Comments about ‘My view: An economic case for divesting from fossil fuels’

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Published: Wednesday, June 25 2014 12:00 a.m. MDT

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Salt Lake City, UT

Yes there is hope. If society, ours and the world's, behave responsibly it is possible to get off of the carbon diet while maintaing economic growth. You can even do it keeping your beloved capitalism. But take a piece of advice from a socialist, the longer you wait to make the adjustment from fossil fuels to renewables, the more central planning will be required and the greater the need for socialism. So, conservatives, if you keep sticking your heads in the coal pile you'll make global socialism a reality.

Hayden, ID

Anyone with a brain knows we can not divest ourselves from fossil fuels! People have to eat, have a job and stay warm in order to sustain life, which are all VERY dependent upon fossil fuels! So called green energy does not exist economically! Green energy is a rich man's toy! So liberals, pull your head out of your fantasies and join the real world!

Salt Lake City, UT

Here's what we as a species are up against - a government wholly in the thrall of corporate money, and a large portion of the electorate who genuinely believe that a Heartland Institute PR piece posted on your uncle's Facebook page has the same credibility as a research study published in the Proceedings of the National Academies of Science.

clearfield, UT

Oh please

This author has been watching too much Star Trek and Back to the Future. When we develop dilithium crystals and Mr. Fusion energy sources, we'll talk. In the meantime, show me how we power a military, or an industrial economy, without carbon energy? Try flying airplanes without liquid fuel. At the very least the talk about getting away from fossil fuel has to include nuclear power. The sun and wind are not going to supply our power needs with todays technology. Until the technology can take the place of oil, natural gas, ect. the idea of getting away from it is nothing more than a pie in the sky dream.

Virginia Beach, VA

What we have here is a rare SENSIBLE opinion piece in the Deseret News.

Read it and savor it folks, because you don't get to see many like this on this site.

Yes, it makes all the sense in the world to NOT use up all our fossil fuels so that future generations have NOTHING left. That would not "promote the general welfare and secure the blessings of liberty to ourselves and posterity," would it?

And for the same reason, it makes all the sense in the world to focus HEAVILY on building a national power system that utilizes Renewable resources.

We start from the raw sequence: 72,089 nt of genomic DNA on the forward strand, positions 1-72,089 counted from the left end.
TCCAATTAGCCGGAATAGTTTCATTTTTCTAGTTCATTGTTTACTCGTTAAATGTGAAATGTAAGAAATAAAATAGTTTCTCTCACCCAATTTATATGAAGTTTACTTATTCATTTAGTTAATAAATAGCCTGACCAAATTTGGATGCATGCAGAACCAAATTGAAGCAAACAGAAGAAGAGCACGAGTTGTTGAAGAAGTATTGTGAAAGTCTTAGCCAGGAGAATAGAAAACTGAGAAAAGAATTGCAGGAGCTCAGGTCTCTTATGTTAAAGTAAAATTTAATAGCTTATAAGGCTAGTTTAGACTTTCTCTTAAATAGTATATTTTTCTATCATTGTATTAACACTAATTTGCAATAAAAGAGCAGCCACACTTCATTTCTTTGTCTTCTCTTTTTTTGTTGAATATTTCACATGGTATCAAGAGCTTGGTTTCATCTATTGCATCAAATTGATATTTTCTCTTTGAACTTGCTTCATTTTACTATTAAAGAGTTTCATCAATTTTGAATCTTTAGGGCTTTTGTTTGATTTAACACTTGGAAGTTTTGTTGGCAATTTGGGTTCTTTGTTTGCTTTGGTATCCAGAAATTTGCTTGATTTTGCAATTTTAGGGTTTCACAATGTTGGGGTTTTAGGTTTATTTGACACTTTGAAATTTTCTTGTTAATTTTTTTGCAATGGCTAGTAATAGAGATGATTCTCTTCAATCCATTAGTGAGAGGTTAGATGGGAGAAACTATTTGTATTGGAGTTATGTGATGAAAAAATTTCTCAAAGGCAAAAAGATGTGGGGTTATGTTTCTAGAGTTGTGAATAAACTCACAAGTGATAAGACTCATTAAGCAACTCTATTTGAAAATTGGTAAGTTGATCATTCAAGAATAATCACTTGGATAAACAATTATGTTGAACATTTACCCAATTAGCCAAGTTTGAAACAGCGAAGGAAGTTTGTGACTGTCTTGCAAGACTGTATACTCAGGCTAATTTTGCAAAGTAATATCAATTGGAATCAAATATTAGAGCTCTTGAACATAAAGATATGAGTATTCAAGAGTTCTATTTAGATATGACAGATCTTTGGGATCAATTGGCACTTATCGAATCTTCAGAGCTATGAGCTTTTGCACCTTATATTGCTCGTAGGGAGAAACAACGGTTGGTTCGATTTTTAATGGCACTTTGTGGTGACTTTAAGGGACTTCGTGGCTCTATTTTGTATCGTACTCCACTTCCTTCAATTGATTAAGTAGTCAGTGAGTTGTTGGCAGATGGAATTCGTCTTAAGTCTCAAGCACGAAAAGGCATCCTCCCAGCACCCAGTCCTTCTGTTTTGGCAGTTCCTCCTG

The sooner we get started the better.

Happy Valley Heretic
Orem, UT

Energy science is still in it's infancy because the cheap energy obtained from fossil fuels for the last 100 or so years, discouraged research into other forms of power. Now even the oil companies can see the fuel gauge on their pumps getting lower and lower and have started looking for sustainable substitutes, in order to stay viable.

Just like when we substituted petroleum for whale oil, we'll find a better way.

When Prometheus gave us fire, it was meant to be a starting point.

Orem, UT

It boils down to simple economics. When power generation from non-fossil fuels (solar, wind, geothermal, tidal, etc) comes close to the cost of coal, gas, and oil (without huge tax subsidies); then we will adopt them everywhere.

I want to be "green". I just don't want to pay triple in exchange for some vague promise that it will "stop global warming".

So far the only "clean" energy that is viable comes from hydroelectric and nuclear plants. The environmentalists attack both of those solutions, so they never seem to be happy.

Durham, NC

Mountainman..... the irony is one of the most imaginative companies in green energy is located in Idaho - where they are developing paving tiles that can be used in roads and parking lots that capture energy. These tiles are in early testing - and I am not saying they are the answer - but we don't even have a clue how imaginative the futures solutions can be. 15 years ago no one would believe you could cary in your pocket more computing power than was available to NASA when they launched men to the moon. So to say we can't get there is very short sighted.

I don't think anyone has a clear vision of what is possible in 5 years, less alone 10 or 15.

Tyler D
Meridian, ID

@JoeCapitalist2 – “I want to be "green". I just don't want to pay triple in exchange”

Well then you’ll be happy to know that we’re almost there (much closer than “triple”). The 6-16-14 issue of Time ran a good piece on the economics of renewables and none other than Warren Buffett has recently invested billions in renewable energy – and no way does this guy invests in something that costs triple the alternative.

Now if we ever manage to get rid of all the tax breaks/subsidies oil companies enjoy not to mention actually pricing their product to reflect ALL societal costs, renewable would already be cheaper.

And no one is saying fossil fuels will be eliminated… only that they should be a smaller portion of the energy pie.

Durham, NC

@joeCapitalist.... waiting until something is economically viable has never been the way we have led the world in new technologies. Our westward march was accelerated by the railroads, that were heavily subsidized by the government through land grants. Electrification came through government subsidies.... many small towns today still wouldn't have power or telco access if it were left up to economics to justify the investment. Even Hydro and Nuke has been heavily subsidized through either Corp of Engineers projects, or DoD or DoE research funding or direct involvement. Boeings 787 would not be possible if not for the DoD investment into synthetic materials fabrication that was first developed for defense projects.